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Craving some Alaskan king crab?

posted on October 26, 2007 at 8:34 am

Just got this in my inbox from Canoe’s PR peeps. Sounds like it might be worth the trip:

Canoe’s Executive Chef Carvel Grant Gould is venturing to Dutch Harbor, Alaska, from Saturday, October 27 through Wednesday, October 31 for the opening of king crab season to experience the port’s fishing culture and give her patrons the freshest and most desirable seafood possible. Dutch Harbor is the scene of “The Deadliest Catch,” a top-rated cable show on the Discovery Channel, and Gould, an avid fan of the show, will be aboard two of the show’s fishing vessels, Time Bandit and Cornelia Marie, to experience the process of king crab fishing. Gould, the only Southeastern chef in the group of 35, which includes the program’s captains and crew members and The Crab Broker Eric Donaldson, will experience how the system works from throwing and pulling crab pots to offloading the catch. Flying to a location that is 800 miles west of Anchorage and only 120 miles from Japan, Gould will experience the entire process of red king crab, the most desirable of the three types, being caught, cooked and shipped directly to Canoe for guest consumption.

While boats used to race in dangerous conditions (called “derby-style” fishing) during a restrictive time window to catch the most king crab, the federal government began setting quotas in 2005 that divide the catch evenly between established owners beforehand in order to increase safety as well as the availability of fresh Alaska king crab to consumers. This year’s quota has been set just above 20 million pounds, and as a result, fresh king crab will be shipped out of Dutch Harbor through the first two weeks of December.

While 93% of all king crab sold in the United States is from Russia, king crab from this region of Alaska is the very best available. King crab is rarely served fresh on restaurant menus as it is very difficult and pricey to ship from this remote area of Alaska, which sets Canoe’s king crab dishes apart from all others in the city. Like lobster, king crab has to be alive when it is cooked, so the fisherman must keep the catch alive on the boat, then offload and cook them immediately, and finally, ship out the crabs before they get frozen. Virtually all red king crab is frozen for use; however, Canoe will have king crab shipped to the restaurant before it is frozen. A prime example of Gould’s simple, seasonal preparations, Canoe’s king crab will only be offered for a very limited time due to the fresh nature of the product. Gould removes the crab completely from the shell and serves it with a butter lettuce emulsion, topping the dish with olive oil sorbet for a very light and delicate dish that preserves the natural flavor experience of the crab. Serving nightly dinner, weekday lunch and Sunday brunch, Canoe is located at 4199 Paces Ferry Road, NW; 770-432-2663; www.canoeatl.com.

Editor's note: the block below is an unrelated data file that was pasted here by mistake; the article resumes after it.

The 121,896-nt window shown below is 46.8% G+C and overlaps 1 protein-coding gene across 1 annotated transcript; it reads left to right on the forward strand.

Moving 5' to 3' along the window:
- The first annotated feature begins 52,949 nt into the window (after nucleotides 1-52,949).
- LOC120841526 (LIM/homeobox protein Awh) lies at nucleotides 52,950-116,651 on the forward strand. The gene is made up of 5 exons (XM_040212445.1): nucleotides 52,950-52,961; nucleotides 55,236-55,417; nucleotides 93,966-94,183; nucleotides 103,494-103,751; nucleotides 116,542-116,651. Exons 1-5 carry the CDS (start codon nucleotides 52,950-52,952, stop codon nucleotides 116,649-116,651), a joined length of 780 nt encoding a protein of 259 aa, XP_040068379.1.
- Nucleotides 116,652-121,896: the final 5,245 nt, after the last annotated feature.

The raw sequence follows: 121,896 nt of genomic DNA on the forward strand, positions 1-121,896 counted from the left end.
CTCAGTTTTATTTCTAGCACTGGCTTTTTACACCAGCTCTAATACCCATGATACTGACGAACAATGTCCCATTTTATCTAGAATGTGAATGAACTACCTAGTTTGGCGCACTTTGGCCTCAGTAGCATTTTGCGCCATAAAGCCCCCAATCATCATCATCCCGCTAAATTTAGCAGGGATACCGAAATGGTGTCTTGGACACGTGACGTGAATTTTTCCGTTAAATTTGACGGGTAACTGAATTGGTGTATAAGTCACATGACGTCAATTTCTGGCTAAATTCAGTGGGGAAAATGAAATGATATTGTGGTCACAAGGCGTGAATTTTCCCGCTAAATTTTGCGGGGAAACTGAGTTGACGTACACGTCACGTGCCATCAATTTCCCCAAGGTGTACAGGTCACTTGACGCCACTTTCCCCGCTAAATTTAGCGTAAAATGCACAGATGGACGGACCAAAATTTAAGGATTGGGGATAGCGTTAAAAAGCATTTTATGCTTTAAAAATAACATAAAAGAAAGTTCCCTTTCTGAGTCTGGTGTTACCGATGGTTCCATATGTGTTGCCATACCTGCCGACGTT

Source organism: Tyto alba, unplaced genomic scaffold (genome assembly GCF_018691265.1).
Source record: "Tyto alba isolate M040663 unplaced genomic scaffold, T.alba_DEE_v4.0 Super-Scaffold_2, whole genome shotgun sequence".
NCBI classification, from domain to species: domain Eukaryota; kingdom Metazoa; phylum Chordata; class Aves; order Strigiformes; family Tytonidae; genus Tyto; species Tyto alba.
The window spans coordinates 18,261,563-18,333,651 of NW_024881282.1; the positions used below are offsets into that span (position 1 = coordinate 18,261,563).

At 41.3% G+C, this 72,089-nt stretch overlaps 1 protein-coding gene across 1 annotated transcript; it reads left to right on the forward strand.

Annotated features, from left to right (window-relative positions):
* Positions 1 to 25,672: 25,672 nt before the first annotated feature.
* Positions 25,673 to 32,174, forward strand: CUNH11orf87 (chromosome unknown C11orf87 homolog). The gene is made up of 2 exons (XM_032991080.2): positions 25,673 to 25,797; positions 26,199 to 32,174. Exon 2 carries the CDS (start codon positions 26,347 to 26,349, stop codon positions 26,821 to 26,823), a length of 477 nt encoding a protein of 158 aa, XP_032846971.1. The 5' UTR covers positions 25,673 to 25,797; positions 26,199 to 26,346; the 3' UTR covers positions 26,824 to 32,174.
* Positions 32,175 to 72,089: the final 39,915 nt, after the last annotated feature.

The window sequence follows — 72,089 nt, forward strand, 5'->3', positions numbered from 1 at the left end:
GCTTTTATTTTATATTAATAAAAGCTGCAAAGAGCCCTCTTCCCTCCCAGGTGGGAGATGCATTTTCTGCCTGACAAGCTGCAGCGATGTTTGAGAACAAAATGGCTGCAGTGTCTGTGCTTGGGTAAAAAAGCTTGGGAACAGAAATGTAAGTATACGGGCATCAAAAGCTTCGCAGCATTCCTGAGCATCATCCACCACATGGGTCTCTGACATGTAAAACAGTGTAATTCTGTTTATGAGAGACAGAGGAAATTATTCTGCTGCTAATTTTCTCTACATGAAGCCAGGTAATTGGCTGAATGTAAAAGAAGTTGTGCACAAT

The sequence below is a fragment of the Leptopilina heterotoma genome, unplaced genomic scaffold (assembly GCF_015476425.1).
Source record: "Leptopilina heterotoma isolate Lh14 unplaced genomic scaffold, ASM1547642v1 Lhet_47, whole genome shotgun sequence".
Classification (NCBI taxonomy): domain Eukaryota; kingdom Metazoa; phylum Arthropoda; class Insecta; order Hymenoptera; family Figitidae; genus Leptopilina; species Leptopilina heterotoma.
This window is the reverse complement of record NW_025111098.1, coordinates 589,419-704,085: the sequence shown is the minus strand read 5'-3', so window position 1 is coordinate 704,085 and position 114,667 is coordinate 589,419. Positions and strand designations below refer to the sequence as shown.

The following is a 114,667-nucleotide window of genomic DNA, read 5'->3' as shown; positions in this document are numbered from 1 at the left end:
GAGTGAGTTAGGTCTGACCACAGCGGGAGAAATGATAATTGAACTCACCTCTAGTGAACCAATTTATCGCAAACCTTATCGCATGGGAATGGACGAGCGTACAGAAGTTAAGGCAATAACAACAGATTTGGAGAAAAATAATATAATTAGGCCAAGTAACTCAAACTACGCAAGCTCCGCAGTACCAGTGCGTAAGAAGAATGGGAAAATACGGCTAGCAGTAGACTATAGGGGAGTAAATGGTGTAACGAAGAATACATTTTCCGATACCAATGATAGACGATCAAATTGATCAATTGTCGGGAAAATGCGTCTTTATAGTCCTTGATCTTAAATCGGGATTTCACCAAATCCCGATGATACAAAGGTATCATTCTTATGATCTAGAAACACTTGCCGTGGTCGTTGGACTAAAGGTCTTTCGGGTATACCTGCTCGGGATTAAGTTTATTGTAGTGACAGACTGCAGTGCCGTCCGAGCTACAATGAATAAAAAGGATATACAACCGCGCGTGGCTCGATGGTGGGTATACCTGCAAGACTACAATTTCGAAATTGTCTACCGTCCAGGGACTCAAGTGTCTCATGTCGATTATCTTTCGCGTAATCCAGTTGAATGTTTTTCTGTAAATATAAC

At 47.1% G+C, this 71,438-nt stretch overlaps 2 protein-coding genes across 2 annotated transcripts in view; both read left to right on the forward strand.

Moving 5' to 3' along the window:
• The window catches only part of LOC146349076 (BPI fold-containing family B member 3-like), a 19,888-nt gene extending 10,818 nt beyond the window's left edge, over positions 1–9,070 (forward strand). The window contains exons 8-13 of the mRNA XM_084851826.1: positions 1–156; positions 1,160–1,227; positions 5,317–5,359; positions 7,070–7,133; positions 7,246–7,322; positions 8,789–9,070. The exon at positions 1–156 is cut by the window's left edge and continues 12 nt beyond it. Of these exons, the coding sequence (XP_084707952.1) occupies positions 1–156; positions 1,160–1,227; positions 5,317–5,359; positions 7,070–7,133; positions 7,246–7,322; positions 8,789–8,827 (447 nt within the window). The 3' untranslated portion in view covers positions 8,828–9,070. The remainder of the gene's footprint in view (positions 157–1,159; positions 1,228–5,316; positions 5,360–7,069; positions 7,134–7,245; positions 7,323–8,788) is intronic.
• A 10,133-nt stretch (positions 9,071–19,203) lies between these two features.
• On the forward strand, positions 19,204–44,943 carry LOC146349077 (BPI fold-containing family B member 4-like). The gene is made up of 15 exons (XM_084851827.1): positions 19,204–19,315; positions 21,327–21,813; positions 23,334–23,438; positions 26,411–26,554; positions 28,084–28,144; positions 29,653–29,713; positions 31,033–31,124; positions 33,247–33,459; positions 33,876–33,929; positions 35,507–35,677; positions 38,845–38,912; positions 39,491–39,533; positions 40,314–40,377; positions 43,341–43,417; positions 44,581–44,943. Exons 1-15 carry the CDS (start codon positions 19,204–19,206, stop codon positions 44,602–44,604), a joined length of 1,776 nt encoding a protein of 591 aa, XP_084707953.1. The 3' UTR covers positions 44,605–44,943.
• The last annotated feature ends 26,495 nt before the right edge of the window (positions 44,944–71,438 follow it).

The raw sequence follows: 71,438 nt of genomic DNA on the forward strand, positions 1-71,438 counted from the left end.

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One comment

  • Re: Craving some Alaskan king crab?
    posted by: Anonymous · October 29, 2007  6:02 AM

    Speaking of amazing crab – I just had the most fantastic, juicy stone crab claws at Atlanta Fish Market over the weekend. I love how they crack them, so there’s literally NO work to be done – just pop them in your mouth, after dipping in either drawn butter or tangy mustard sauce. They are so great and alone make it worth a trip to “the big fish.” I forgot that the season on the stone crab claws started mid-October. Get ’em while you can…

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